There is no "frame play". Im suffering from the classic, "bump steer". THis is the way I've figured out whether it is your brake caliper siezing or your suffering from bump steer:

    Find empty parking lot of some sort.
    Get some speed, (20-25mph, or higher if you have the room).
    Let go of the steering wheel, and jam on the brakes hard.

    If the truck moves to one side, you may be suffering from bump steer, but you probably have a sticky caliper or brake issues.

    If the truck stays in the same line as it was before, but you see the steering wheel move (mine moves left) and then after you stop, it returns back to the original spot, you most definately have bump steer.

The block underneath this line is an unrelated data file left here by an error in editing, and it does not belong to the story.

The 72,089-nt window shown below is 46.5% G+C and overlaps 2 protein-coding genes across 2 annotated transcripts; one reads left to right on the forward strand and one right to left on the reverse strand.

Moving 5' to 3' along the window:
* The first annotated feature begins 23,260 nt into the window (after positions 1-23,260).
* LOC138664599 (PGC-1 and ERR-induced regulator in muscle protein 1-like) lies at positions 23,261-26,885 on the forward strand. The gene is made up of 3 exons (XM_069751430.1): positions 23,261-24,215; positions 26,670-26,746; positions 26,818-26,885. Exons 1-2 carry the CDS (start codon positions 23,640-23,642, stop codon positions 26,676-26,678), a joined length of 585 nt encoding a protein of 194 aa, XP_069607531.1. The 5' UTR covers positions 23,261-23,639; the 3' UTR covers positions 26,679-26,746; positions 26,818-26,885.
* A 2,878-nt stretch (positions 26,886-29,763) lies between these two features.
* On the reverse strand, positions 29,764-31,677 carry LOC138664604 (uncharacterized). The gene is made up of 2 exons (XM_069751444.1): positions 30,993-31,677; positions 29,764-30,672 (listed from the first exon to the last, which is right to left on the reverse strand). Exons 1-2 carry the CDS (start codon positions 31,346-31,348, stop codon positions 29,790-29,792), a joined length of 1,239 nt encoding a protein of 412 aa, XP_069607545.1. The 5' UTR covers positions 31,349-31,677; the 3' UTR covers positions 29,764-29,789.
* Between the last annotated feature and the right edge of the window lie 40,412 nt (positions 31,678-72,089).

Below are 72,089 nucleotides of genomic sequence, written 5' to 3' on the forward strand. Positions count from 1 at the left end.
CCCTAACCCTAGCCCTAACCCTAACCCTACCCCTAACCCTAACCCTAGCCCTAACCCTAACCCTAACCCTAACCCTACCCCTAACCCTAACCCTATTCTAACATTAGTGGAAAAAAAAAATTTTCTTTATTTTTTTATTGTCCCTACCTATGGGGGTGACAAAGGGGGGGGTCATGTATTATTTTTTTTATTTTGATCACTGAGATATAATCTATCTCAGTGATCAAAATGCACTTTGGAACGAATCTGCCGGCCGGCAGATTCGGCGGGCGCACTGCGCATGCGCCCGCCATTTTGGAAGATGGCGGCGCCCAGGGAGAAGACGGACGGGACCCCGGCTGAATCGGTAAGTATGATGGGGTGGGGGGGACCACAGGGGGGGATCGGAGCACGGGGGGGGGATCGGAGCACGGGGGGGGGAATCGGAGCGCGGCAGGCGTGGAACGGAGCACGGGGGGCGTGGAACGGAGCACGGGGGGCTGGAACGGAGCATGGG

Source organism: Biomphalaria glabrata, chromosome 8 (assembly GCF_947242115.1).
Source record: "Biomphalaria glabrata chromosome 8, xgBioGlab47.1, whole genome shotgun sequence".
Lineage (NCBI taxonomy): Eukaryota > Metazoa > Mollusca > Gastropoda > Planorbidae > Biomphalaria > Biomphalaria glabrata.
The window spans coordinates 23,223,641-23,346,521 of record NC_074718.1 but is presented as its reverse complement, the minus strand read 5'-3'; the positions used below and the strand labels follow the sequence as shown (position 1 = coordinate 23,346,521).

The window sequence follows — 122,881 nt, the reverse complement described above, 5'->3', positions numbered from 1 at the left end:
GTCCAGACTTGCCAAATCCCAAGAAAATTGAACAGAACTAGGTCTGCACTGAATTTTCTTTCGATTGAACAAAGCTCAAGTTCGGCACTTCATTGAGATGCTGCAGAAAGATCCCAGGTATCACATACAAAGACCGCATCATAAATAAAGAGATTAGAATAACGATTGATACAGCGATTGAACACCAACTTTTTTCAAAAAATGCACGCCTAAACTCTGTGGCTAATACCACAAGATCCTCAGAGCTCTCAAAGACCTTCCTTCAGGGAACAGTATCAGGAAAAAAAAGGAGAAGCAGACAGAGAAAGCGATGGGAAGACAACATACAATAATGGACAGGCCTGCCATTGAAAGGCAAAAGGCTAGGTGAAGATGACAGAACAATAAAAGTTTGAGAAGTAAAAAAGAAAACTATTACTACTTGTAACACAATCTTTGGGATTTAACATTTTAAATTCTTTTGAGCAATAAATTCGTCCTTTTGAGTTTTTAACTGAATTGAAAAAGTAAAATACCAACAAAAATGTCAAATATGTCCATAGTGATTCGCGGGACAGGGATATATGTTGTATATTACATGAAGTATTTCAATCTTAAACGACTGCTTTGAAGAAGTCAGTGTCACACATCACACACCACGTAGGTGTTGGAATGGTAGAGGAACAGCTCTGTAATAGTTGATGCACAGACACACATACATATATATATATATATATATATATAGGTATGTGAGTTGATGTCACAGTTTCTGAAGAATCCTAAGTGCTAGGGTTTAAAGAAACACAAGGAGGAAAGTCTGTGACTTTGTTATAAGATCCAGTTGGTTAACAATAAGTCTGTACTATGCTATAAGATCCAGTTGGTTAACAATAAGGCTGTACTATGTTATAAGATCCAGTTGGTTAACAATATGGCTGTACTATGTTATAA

I have The raised steering arm, and the drag link is parallel with the body at the moment.

    So I've been researching some of the posts here, it seems like some people say its a bad steering stabilizer, others say steering stablizers have nothing to do with it( which I would have to agree, steering stablizers cant help with articulation induced steering issues, at least from what I know).

    And your saying the drop pitman causes more stress on the frame? Certainly not what I wanted to hear. /forums/images/graemlins/eek.gif

    So then on some of the other posts, people talk about using a Z or S shaped drag link. Some say it helps, others say its useless, or somehow doesnt really help all that much. /forums/images/graemlins/confused.gif

    I can only see 3 solutions to my problem:

    - Drag link change (either to that AutoZone: ES2234R or the more costly superlift one)
    -Steering stabilizer (relatively cheap, and I know its been at least 4 years since I changed it)
    - Dropped Pitman